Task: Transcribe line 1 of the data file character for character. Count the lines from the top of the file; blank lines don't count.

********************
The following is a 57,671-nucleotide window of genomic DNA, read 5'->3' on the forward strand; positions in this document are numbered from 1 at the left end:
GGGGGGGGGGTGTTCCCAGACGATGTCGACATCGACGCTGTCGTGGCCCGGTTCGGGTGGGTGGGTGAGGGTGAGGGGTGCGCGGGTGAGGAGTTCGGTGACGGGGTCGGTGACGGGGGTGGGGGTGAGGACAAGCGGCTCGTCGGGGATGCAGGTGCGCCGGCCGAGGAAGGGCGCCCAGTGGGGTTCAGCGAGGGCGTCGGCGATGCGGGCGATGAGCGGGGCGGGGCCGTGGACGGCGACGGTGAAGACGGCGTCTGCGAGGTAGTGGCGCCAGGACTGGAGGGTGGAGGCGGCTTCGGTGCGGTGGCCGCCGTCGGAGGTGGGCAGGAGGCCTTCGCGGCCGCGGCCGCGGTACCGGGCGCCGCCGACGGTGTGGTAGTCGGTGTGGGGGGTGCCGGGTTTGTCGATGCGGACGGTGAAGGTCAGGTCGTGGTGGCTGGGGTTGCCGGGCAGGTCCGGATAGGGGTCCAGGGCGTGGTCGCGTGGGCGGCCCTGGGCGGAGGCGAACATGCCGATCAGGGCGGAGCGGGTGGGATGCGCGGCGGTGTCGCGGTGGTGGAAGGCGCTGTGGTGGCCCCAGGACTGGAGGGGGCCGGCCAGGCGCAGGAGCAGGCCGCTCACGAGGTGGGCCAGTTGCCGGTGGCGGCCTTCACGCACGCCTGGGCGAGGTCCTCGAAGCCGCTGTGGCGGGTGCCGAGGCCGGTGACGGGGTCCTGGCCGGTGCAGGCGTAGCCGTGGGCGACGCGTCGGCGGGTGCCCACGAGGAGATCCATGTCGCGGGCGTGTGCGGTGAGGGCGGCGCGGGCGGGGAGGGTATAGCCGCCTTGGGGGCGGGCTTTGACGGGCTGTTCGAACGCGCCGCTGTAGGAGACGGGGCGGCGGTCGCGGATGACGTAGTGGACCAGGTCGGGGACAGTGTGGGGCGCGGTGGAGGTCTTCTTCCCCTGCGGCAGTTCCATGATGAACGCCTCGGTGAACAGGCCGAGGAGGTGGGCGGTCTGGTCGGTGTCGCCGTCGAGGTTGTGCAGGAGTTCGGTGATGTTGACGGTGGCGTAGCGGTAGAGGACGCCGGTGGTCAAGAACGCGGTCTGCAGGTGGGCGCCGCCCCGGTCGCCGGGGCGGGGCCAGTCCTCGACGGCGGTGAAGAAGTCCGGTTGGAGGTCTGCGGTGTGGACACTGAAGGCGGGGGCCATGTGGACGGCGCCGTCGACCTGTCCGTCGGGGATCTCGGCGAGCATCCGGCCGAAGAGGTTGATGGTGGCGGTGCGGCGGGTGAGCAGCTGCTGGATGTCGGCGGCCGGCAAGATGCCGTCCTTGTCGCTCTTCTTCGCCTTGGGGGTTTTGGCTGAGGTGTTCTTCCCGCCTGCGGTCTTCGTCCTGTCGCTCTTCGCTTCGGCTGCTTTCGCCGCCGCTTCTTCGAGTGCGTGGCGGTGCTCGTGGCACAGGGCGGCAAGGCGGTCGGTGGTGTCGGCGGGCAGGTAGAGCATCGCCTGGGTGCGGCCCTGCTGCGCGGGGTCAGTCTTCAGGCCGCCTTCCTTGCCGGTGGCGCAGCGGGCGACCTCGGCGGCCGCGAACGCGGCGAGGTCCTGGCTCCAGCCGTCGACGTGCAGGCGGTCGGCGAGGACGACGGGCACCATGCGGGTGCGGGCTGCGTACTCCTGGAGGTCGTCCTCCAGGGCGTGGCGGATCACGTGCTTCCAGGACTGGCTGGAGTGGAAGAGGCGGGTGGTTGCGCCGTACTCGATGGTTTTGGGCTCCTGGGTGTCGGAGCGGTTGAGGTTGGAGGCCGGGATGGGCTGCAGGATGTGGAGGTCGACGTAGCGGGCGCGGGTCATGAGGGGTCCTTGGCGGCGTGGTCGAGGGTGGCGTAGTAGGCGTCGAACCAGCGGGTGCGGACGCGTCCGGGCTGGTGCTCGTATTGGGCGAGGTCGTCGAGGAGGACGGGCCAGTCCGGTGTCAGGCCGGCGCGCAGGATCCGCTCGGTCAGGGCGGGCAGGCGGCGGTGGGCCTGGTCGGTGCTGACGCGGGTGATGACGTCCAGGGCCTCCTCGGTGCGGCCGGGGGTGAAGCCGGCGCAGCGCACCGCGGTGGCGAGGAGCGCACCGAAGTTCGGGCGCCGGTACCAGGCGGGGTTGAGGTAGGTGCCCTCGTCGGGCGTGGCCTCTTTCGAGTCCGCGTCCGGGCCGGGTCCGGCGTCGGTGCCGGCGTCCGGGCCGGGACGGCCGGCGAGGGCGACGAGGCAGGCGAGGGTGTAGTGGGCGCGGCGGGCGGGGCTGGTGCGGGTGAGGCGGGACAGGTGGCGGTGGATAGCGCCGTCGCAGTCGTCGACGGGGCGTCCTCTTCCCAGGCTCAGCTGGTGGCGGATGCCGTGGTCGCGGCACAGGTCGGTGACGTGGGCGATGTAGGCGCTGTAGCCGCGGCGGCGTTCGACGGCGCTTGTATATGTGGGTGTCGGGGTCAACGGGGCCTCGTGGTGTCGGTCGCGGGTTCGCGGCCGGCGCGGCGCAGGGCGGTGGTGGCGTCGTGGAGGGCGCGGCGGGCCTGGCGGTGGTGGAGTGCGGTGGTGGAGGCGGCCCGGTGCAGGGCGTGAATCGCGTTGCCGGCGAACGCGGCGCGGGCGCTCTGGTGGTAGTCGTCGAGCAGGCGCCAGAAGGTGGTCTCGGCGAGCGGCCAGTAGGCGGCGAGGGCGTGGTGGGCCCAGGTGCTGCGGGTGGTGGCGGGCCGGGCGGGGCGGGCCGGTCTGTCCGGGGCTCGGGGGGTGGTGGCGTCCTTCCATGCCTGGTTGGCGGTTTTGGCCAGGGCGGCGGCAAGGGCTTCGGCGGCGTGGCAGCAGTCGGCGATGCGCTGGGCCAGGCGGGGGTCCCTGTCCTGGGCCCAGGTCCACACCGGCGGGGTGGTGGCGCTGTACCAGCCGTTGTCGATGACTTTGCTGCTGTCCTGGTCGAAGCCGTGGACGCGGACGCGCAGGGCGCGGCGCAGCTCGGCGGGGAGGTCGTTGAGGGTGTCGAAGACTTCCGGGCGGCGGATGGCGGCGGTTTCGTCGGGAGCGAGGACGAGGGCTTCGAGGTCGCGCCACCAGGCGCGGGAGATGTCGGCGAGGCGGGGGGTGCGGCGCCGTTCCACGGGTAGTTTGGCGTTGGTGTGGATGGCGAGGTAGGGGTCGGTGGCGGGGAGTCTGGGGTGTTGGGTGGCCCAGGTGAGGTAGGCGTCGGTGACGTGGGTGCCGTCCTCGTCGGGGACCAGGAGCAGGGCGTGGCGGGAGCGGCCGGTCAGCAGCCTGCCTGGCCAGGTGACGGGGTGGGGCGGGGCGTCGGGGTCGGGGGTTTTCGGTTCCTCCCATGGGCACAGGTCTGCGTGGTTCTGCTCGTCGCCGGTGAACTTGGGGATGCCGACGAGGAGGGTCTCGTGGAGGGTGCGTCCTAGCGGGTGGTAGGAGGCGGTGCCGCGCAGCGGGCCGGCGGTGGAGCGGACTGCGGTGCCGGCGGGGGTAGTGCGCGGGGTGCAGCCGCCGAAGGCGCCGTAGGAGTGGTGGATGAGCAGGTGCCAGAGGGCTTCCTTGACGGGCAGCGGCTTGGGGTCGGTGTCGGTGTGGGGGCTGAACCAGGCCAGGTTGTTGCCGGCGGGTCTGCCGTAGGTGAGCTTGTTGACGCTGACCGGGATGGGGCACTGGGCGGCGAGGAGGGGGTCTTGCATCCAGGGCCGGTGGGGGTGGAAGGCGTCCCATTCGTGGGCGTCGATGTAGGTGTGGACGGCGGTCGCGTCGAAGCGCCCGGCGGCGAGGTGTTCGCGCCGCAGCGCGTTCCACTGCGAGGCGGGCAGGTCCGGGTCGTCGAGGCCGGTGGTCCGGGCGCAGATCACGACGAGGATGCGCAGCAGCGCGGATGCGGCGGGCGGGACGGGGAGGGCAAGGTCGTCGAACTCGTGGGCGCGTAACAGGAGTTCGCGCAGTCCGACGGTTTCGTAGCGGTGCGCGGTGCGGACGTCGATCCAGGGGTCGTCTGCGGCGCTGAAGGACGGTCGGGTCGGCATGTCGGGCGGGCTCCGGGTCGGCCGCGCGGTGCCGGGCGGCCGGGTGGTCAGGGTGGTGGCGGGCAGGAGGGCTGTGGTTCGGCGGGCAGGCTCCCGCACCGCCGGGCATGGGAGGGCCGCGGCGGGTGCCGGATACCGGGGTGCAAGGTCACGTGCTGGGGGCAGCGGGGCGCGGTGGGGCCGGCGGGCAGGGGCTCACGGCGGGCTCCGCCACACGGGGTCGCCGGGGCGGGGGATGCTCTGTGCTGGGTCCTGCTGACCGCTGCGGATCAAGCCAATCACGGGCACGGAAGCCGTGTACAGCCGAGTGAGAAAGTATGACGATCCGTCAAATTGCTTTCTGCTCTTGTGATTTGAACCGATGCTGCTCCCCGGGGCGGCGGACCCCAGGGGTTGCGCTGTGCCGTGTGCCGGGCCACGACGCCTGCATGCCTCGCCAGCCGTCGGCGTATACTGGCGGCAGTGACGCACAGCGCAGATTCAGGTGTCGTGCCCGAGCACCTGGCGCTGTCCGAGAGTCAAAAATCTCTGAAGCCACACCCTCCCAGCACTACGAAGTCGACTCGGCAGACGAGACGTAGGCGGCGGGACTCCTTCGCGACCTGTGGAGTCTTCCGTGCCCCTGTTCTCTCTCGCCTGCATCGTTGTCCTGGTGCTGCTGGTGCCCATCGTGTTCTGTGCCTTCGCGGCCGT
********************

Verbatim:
The following is a 57,671-nucleotide window of genomic DNA, read 5'->3' on the forward strand; positions in this document are numbered from 1 at the left end: